Walmart was another convenient option along the way! Most Walmarts allow RV's to park overnight in the parking lot. The idea is that campers will most likely purchase food, ice and other supplies while they are there. I "camped" at four Walmarts during the trip--and all of those experiences were a pleasure:
At each of these locations, there were plenty of other campers in the lot. Here's my Prius RV at Walmart: Security and Privacy
In some ways, the Prius offers more security than other forms of camping. In Yellowstone and Glacier National Park, campers are required to store all food in bear boxes--as bears were visiting the campgrounds at night. Sleeping in a hard vehicle certainly offered more peace of mind with grizzly bears roaming nearby!
In general, it's more secure to camp in established campgrounds. When staying in areas outside of formal campgrounds (such as the parking lots at Walmart or other visitor centers and lodges), it's best to camp in a larger group (as the photo above illustrates). I also keep the windows closed and covered, the doors locked and the alarm system activated.
For this trip, I purchased some custom window coverings from the store at the Prius Chat website. They attach very quickly and precisely to the windows with suction cups. The window covers provide privacy and keep the interior of the car very dark. I sometimes used the window coverings to darken the car while uploading pictures from my storage cards to my laptop in the middle of the day!
In most private campgrounds, restrooms and showers are available to the guests. However, there were times during this trip that I parked on consecutive nights outside of formal campgrounds or in primitive campgrounds without showers. In the national parks, a listing of available shower facilities is usually available at the entrance gate. Many times, there are public shower facilities within the national park. The Grant Village shower facility in Yellowstone charged $3.50 for a shower, for example. Or, some private campgrounds offer showers for a fee. I haven't tried any of the public shower facilities outside of the parks as I rarely go two nights in a row outside of established campgrounds with showers. However, I understand that several truck stops offer showers for about $7.00. The Grant Village shower facility is immaculate. The employees clearly take pride in keeping the facility very clean...and the guests responded accordingly by taking extra care to keep things clean.
When not staying in a formal campground, I stop at a rest area or a visitor center to use the restrooms for brushing my teeth. If a visitor center isn't convenient, I keep a large bottle of water in my car and use that water to brush my teeth.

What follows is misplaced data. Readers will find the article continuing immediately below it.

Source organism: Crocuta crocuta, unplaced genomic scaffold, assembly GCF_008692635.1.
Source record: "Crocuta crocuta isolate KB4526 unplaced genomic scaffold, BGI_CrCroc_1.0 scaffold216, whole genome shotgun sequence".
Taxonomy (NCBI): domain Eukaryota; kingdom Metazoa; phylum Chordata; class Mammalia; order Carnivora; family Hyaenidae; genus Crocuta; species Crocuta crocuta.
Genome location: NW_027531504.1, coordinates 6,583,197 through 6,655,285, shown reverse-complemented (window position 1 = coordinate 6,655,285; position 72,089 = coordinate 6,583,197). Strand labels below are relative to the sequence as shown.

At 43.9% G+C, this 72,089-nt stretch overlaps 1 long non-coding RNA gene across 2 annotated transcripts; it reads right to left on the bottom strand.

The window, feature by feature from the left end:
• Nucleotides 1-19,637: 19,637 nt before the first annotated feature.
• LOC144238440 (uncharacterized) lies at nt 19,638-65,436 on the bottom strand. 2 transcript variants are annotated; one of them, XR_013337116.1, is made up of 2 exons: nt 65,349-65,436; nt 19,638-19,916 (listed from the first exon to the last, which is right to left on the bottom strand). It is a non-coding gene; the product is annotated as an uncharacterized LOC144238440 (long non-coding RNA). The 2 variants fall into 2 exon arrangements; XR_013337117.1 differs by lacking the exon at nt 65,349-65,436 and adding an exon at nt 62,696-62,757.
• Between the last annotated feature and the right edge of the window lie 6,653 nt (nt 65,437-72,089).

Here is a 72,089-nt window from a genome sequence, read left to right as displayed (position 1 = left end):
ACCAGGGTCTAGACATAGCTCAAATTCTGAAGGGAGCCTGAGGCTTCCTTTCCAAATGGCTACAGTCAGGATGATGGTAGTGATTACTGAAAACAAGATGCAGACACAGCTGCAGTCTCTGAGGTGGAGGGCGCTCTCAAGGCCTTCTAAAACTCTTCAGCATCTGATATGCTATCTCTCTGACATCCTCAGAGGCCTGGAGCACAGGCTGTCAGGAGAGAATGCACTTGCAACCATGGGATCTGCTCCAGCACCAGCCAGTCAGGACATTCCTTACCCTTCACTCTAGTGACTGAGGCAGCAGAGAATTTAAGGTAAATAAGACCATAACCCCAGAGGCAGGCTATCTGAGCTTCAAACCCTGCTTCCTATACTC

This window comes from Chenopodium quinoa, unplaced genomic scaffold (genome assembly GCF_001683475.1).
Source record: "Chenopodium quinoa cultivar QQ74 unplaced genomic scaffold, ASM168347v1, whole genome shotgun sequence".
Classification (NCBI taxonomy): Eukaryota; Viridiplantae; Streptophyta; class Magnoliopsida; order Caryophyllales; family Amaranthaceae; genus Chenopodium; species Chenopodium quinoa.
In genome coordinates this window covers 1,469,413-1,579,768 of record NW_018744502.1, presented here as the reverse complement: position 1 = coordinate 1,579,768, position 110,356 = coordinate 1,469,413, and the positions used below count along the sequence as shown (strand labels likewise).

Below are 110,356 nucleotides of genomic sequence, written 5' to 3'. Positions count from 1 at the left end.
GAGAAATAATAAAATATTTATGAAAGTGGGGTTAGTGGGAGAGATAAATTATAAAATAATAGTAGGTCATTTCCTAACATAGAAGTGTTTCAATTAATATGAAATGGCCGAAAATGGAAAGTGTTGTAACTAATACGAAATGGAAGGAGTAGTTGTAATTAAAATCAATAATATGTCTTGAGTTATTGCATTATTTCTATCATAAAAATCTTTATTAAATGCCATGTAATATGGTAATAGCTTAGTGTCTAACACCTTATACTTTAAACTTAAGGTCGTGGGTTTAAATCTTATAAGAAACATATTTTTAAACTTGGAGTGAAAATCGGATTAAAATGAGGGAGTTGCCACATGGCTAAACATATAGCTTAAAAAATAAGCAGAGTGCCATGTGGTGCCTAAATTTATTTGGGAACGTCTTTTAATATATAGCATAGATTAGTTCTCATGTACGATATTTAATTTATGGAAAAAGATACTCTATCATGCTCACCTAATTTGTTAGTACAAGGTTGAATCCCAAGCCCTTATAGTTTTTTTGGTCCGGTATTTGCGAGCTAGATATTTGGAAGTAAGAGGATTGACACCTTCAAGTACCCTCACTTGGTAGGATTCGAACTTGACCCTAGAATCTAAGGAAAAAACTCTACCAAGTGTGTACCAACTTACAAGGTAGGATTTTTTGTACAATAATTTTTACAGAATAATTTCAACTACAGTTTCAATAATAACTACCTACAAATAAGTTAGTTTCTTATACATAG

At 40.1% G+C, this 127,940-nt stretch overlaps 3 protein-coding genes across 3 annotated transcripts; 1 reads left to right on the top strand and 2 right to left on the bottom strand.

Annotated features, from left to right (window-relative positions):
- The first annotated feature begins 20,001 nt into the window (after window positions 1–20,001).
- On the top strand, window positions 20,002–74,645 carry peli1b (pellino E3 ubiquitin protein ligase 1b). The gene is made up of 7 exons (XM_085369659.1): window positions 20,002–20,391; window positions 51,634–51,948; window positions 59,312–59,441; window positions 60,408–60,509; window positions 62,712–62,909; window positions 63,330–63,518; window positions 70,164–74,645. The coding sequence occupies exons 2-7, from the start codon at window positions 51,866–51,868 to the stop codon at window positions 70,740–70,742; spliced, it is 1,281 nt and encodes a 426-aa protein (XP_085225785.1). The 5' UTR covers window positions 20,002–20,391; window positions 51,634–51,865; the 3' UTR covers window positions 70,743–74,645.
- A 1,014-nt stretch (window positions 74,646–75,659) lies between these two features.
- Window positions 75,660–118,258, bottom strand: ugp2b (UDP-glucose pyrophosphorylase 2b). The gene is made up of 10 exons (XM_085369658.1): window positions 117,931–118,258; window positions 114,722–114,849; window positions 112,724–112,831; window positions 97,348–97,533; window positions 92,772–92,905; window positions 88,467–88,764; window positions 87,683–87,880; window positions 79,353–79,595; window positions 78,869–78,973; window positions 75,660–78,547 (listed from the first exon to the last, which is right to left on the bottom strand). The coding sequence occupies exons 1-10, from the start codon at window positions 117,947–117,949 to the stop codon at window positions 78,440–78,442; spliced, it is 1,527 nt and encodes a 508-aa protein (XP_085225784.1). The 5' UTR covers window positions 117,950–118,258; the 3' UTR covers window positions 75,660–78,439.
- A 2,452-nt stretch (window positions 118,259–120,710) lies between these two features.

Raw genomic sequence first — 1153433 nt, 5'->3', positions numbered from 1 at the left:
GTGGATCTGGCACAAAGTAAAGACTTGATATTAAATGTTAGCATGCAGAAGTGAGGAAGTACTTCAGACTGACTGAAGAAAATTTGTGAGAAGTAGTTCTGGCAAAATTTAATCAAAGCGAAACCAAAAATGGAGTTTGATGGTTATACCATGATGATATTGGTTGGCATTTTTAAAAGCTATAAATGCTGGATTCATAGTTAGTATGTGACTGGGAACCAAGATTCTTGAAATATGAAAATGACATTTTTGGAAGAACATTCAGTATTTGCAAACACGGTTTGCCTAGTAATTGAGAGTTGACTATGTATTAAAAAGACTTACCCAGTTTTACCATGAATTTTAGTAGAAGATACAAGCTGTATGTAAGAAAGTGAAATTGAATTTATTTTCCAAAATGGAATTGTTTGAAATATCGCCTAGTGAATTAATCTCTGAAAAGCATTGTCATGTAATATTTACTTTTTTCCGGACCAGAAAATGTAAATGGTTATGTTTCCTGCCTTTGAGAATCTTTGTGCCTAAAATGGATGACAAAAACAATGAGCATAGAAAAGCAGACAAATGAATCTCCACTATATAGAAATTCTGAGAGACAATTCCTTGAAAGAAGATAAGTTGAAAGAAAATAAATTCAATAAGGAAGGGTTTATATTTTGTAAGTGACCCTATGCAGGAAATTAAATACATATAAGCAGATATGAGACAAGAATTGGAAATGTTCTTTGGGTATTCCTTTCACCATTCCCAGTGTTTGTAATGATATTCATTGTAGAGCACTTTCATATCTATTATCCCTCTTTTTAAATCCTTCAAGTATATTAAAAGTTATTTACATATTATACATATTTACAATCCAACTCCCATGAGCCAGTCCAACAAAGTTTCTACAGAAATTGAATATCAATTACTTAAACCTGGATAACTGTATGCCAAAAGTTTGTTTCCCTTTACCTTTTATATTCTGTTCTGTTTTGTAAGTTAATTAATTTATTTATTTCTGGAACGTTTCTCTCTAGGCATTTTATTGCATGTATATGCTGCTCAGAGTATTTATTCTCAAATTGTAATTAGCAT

One issue with car camping is that there are so many items with batteries that need to be recharged (camera, laptop, etc.). In the hotel, I usually charge batteries at night. To address this issue, I purchased a power inverter from Costco for about $40. This adapter plugs into the car to provide a power outlet. While driving, I recharge batteries for my camera, electric toothbrush and razor, laptop, phone, iPad, etc.
Those who have camped before will probably already own many of the camping accessories. The amount of items somewhat depends upon the length of the trip and whether you plan to cook or not. Here is a list of items that I brought on my trip. I quickly discovered that it is far more efficient to place each item in the same location within the car throughout the trip. It makes it much easier to locate things and makes the whole experience far less frustrating. So, I will also list where the item was stored.
Secret Storage in trunk near spare tire
Food storage (note position of cooler as well)
Cooking center (stove, pot, utensils)
There are many advantages to Prius camping. Clearly, there are also some disadvantages. There is limited space, so Prius camping is most likely limited to solo travelers. The limited space also means that you probably won't want to spend more time than you have to in the vehicle. This wasn't an issue during my last trip as the sunset was a 9:00 pm and the sunrise at 6:00 am. But, during my trip before this one, the sun was setting at 6:00 pm and not rising until 7:30 am--and that's a lot of time to kill outside in the dark!
Another disadvantage is that the Prius is a low clearance vehicle. This makes it difficult to leave the main roads. My Prius suffered some damage (scratches) while navigating the dirt road down to Schwabachers Landing in Grand Teton National Park. Then again, a large RV is even more limited in this regard.
Maybe this renovation is in my future? :)